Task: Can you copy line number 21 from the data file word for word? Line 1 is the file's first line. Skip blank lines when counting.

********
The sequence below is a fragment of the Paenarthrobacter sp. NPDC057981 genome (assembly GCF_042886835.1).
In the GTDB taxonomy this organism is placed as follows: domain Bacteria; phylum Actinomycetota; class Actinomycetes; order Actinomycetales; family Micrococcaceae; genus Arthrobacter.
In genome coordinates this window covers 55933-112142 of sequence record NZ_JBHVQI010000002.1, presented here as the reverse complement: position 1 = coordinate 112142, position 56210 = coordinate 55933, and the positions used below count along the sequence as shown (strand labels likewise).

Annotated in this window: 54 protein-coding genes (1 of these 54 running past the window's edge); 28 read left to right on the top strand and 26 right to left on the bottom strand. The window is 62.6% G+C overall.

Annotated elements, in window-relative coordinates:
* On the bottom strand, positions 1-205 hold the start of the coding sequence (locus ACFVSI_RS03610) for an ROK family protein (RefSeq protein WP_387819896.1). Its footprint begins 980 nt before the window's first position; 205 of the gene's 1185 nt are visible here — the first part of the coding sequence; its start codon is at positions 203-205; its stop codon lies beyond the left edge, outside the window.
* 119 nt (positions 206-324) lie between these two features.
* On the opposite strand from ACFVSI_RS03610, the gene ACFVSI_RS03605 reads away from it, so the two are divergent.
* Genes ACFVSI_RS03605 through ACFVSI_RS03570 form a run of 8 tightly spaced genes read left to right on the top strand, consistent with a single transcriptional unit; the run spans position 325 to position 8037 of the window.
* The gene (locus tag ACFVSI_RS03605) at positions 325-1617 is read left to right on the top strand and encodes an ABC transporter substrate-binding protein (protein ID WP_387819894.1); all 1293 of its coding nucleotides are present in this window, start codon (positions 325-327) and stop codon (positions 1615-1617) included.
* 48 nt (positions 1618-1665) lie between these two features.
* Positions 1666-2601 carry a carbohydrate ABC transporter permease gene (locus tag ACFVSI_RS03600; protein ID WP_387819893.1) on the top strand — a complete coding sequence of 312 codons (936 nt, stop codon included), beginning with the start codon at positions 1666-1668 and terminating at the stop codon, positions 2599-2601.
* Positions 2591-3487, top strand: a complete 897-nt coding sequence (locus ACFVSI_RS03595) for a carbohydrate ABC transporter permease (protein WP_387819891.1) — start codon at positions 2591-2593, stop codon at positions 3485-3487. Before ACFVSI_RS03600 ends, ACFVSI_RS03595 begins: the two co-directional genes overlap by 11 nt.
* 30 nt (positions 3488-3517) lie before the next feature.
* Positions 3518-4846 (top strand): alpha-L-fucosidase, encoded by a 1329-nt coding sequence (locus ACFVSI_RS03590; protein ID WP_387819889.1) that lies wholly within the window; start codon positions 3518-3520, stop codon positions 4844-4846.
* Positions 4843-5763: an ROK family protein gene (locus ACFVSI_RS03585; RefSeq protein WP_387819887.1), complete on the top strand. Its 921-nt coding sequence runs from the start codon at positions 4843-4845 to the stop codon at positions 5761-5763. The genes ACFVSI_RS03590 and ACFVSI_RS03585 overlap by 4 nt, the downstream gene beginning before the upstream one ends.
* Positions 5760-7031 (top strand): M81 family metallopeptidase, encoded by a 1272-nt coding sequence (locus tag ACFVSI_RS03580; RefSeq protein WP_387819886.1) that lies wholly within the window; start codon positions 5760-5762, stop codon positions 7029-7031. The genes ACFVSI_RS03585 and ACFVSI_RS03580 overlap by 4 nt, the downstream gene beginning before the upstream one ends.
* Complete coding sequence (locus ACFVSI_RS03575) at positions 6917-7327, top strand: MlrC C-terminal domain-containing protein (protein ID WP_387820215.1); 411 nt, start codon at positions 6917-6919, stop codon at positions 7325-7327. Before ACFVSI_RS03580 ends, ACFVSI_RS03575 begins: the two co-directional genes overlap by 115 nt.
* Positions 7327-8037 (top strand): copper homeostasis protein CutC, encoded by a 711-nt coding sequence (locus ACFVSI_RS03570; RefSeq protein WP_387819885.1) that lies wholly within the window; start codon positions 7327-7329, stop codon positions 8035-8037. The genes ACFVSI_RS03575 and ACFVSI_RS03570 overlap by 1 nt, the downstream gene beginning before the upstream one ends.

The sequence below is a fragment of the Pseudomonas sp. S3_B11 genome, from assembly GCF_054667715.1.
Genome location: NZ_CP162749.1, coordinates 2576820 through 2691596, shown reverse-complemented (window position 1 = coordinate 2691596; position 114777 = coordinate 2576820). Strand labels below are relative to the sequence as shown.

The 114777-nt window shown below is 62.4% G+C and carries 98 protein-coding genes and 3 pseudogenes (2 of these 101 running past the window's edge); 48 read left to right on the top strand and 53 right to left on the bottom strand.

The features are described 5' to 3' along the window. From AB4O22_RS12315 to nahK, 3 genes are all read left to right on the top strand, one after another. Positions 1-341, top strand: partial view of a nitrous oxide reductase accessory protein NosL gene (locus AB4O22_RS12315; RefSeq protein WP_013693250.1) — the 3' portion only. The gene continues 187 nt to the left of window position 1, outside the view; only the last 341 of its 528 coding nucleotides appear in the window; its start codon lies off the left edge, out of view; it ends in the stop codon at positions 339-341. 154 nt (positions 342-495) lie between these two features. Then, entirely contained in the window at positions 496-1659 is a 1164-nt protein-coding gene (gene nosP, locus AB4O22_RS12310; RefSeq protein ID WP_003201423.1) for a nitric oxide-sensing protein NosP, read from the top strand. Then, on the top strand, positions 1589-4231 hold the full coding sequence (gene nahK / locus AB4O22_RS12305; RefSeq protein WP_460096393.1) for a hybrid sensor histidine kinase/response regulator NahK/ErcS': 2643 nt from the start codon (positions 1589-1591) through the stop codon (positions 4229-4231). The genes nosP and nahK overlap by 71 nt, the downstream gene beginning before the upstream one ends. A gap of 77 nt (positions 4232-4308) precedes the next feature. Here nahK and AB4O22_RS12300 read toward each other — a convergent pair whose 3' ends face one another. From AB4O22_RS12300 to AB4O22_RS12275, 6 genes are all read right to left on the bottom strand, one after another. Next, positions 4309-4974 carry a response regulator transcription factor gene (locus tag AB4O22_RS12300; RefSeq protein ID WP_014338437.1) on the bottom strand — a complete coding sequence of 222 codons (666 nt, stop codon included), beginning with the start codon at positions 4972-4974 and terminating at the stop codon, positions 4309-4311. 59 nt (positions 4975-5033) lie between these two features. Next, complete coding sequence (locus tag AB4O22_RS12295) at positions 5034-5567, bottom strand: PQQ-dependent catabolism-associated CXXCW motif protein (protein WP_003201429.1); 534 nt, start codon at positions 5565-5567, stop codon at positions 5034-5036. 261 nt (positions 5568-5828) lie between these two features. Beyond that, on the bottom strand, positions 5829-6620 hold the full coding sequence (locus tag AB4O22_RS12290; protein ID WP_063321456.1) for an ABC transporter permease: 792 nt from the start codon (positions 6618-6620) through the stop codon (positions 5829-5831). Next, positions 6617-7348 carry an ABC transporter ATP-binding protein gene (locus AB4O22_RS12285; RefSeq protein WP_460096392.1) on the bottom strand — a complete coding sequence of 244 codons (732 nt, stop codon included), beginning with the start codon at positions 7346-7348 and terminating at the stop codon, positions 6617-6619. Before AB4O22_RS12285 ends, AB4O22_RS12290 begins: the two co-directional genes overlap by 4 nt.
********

Genome location: NZ_CP162749.1, coordinates 2576820 through 2691596, shown reverse-complemented (window position 1 = coordinate 2691596; position 114777 = coordinate 2576820). Strand labels below are relative to the sequence as shown.